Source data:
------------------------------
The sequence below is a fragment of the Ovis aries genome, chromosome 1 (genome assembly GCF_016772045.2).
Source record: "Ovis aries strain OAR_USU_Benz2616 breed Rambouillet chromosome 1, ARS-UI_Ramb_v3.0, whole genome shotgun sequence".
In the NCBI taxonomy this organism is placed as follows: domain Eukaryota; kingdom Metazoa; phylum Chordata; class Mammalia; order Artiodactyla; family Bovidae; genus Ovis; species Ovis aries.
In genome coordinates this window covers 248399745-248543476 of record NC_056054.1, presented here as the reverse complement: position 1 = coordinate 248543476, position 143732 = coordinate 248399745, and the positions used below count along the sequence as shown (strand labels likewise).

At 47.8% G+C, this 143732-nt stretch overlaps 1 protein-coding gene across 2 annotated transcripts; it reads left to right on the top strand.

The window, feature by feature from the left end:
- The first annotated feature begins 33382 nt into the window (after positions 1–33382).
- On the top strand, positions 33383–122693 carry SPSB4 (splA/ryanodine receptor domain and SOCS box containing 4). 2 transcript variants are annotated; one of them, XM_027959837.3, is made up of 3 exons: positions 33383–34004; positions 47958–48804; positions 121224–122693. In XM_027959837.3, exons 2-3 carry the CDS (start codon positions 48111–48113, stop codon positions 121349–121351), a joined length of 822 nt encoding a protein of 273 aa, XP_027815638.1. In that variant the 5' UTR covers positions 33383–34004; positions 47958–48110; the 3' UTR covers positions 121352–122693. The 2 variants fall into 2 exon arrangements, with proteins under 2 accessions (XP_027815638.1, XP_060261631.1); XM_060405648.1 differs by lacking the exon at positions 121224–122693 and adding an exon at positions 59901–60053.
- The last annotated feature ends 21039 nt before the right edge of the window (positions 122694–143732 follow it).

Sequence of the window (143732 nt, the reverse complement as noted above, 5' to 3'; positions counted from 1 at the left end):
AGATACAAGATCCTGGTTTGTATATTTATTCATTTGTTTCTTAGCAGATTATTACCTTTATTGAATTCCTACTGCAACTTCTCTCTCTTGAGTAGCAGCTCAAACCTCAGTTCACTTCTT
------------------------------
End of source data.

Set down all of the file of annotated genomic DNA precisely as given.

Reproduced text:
The sequence below is a fragment of the Ovis aries genome, chromosome 1 (genome assembly GCF_016772045.2).
Source record: "Ovis aries strain OAR_USU_Benz2616 breed Rambouillet chromosome 1, ARS-UI_Ramb_v3.0, whole genome shotgun sequence".
In the NCBI taxonomy this organism is placed as follows: domain Eukaryota; kingdom Metazoa; phylum Chordata; class Mammalia; order Artiodactyla; family Bovidae; genus Ovis; species Ovis aries.
In genome coordinates this window covers 248399745-248543476 of record NC_056054.1, presented here as the reverse complement: position 1 = coordinate 248543476, position 143732 = coordinate 248399745, and the positions used below count along the sequence as shown (strand labels likewise).

At 47.8% G+C, this 143732-nt stretch overlaps 1 protein-coding gene across 2 annotated transcripts; it reads left to right on the top strand.

The window, feature by feature from the left end:
- The first annotated feature begins 33382 nt into the window (after positions 1–33382).
- On the top strand, positions 33383–122693 carry SPSB4 (splA/ryanodine receptor domain and SOCS box containing 4). 2 transcript variants are annotated; one of them, XM_027959837.3, is made up of 3 exons: positions 33383–34004; positions 47958–48804; positions 121224–122693. In XM_027959837.3, exons 2-3 carry the CDS (start codon positions 48111–48113, stop codon positions 121349–121351), a joined length of 822 nt encoding a protein of 273 aa, XP_027815638.1. In that variant the 5' UTR covers positions 33383–34004; positions 47958–48110; the 3' UTR covers positions 121352–122693. The 2 variants fall into 2 exon arrangements, with proteins under 2 accessions (XP_027815638.1, XP_060261631.1); XM_060405648.1 differs by lacking the exon at positions 121224–122693 and adding an exon at positions 59901–60053.
- The last annotated feature ends 21039 nt before the right edge of the window (positions 122694–143732 follow it).

Sequence of the window (143732 nt, the reverse complement as noted above, 5' to 3'; positions counted from 1 at the left end):
AGATACAAGATCCTGGTTTGTATATTTATTCATTTGTTTCTTAGCAGATTATTACCTTTATTGAATTCCTACTGCAACTTCTCTCTCTTGAGTAGCAGCTCAAACCTCAGTTCACTTCTT